Micro-Farming

January 7, 2011

A new spin for organic gardening in the new year

By Jim PathFinder Ewing

A new year being the time to consider new ideas, let’s explore one that you might find intriguing: What if you could take your 4×8-foot organic “Jim’s plot” of a garden and make money out of it?

Over the years, various authors have explored commercially farming under 2 acres. (See Eliot Coleman’s books; also see Rebirth of the Small Family Farm by Bob and Bonnie Gregson; Acres USA, 2004, $12.)

Micro-farming is a growing trend, with millions of Americans trying market gardens. Without endorsing any particular method, some even have their own acronym: organic SPIN farming.

That stands for S-mall P-lot IN-tensive, or using a very small area to intensively grow plants for commercial purposes.

Your backyard could be an organic micro-farm or market garden.

As we’ve seen with this column, even a small space can produce a lot of produce. The key to success for anyone, though, is developing markets: What do you do with all this produce?

In a perfect world:

Our government would give as much support to small agricultural entrepreneurs (and consumers, and public health) to subsidize organic micro-farming as it does industrial agriculture.

Our state would be as zealous about nurturing sustainable self-sufficiency and public health through encouraging home growing (like Victory Gardens in World War II) as it is giving fat tax breaks to big industries.

Our universities and state ag infrastructure would be a phone call away to offer expertise and connect growers with markets and to walk them through the maze of government bureaucracy to obtain funds for business improvement or expansion.

But, utopia isn’t here yet.

The Mississippi Department of Agriculture & Commerce is moving in that direction, with its Farmers Markets initiative and sponsoring workshops around the state on small produce production and organic growing.

Private organizations, such as Rainbow Natural Foods in Jackson, and Gaining Ground – Sustainability Institute of Mississippi in Starkville, are creating outreach programs and accessible venues for education and networking.

But these trends are still in their infancy in Mississippi, despite raging interest nationwide.

In many areas, CSAs are providing those markets.

CSA stands for Community Supported Agriculture whereby people buy a “share” in a farm’s season and each week get a box of produce and/or fruit produced on the farm; or from ranchers, portions of beef, free-range chickens or eggs as they are available.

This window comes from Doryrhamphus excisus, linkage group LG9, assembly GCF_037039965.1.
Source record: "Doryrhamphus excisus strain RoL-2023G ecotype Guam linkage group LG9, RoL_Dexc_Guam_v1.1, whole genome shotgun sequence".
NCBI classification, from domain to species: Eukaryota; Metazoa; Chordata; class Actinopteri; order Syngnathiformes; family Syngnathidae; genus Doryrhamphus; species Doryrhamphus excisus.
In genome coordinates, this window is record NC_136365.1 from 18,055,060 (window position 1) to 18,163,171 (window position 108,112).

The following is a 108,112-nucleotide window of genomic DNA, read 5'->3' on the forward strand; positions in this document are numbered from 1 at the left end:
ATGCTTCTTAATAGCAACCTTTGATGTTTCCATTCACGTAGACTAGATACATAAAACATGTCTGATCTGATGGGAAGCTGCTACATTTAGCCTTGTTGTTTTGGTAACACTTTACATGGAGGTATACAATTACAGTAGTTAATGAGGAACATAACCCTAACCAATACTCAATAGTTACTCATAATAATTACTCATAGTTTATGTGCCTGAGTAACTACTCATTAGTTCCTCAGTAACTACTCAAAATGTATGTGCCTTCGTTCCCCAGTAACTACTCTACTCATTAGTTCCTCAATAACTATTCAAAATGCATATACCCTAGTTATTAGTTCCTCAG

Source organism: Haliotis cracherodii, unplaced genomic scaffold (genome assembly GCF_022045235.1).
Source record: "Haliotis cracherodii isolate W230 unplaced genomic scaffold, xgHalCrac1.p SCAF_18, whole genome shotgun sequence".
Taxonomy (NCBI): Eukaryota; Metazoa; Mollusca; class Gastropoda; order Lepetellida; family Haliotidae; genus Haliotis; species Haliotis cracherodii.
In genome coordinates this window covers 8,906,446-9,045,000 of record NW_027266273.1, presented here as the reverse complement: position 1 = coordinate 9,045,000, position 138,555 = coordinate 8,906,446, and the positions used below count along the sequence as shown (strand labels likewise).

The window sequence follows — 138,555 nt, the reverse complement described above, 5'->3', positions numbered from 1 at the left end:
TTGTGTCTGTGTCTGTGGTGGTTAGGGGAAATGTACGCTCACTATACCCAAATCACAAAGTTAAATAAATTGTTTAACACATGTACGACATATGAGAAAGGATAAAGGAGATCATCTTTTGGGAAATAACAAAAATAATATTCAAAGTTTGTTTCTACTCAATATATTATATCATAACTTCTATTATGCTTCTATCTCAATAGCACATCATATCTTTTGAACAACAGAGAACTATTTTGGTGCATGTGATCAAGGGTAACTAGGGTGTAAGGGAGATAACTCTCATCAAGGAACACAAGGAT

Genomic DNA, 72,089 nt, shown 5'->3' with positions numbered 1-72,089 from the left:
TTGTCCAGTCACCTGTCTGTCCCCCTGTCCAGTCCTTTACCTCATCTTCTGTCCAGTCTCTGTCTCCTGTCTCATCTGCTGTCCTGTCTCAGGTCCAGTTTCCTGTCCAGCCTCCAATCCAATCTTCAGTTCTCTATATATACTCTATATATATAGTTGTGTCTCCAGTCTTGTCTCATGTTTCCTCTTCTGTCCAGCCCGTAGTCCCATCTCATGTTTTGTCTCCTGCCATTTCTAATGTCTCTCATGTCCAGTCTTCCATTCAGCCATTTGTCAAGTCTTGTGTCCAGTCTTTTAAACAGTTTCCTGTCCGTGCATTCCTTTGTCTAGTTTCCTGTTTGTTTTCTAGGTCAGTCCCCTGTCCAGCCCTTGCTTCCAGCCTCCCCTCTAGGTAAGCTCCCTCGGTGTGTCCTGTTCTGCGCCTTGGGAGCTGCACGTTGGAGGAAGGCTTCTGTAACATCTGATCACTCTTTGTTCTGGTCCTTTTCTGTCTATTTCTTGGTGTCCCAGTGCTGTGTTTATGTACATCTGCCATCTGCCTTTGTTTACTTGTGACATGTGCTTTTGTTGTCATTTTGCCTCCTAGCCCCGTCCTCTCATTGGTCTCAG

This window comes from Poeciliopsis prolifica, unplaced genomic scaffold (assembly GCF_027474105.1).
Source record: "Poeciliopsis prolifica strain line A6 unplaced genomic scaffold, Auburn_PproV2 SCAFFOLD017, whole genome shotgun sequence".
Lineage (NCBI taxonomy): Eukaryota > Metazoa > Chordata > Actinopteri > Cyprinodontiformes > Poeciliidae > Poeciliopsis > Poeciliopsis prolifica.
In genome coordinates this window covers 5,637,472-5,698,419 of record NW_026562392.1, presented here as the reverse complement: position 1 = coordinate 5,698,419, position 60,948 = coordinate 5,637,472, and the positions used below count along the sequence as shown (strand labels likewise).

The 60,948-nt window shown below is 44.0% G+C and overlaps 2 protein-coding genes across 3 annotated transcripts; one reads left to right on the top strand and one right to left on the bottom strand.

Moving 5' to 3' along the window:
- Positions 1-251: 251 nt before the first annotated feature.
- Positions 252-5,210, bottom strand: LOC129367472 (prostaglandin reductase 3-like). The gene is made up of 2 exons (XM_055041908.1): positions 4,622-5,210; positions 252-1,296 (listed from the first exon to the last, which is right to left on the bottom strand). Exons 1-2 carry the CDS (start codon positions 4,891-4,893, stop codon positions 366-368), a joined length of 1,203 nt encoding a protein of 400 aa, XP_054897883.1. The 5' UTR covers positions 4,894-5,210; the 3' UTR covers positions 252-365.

It works for the farmer because CSA members contract up front, for 20 weeks or so, and hence the producers’ high cost or “furnish” money is paid when it’s needed at the start of the growing season.

It works for the consumer because the CSA member receives a mix of healthy, organic produce picked fresh and at a lower cost than normally found.

Over the years, the Jackson area has had various producers attempt CSA growing, but with limited success.

While it’s a bargain to pay, say, $20 a week or so for fresh produce, for many people, that seems too high when it adds up to $400 or more up front to contract for a growing season.

Additionally, while, for the micro-farmer, a smaller subscriber list – say 6 to 10 people – may be sustainable in terms providing produce, variety may be lacking (for example, only radishes three weeks in a row; or no tomatoes until later in the season). Transportation costs with farflung subscribers is an issue, too, as well as total income such a small subscriber base provides.

To get around these issues, some CSAs in larger metro areas swap produce. Say, a person has a lot of tomatoes, while another has lots of carrots and yet another has mizuna. They might swap what they have in abundance for a more balanced box or bag on subscriber day.

Think about it. Your “Jim’s plot” could be the start of a family or church CSA.

If you join with a couple of other church or family members, deciding who will grow what, you can feed a neighborhood or a congregation! For the elderly or ill, this could be a lifeline.

No spin: This is how movements get started.

Annette and I will be at the Mississippi Fruit and Vegetable Growers trade show in Natchez Jan. 13-14. Stop by. We’ll be manning the Gaining Ground: Sustainability Insitute of Mississippi booth.

Contact Jim on Twitter @OrganicWriter or @edibleprayers, or Facebook: http://bit.ly/cuxUdc

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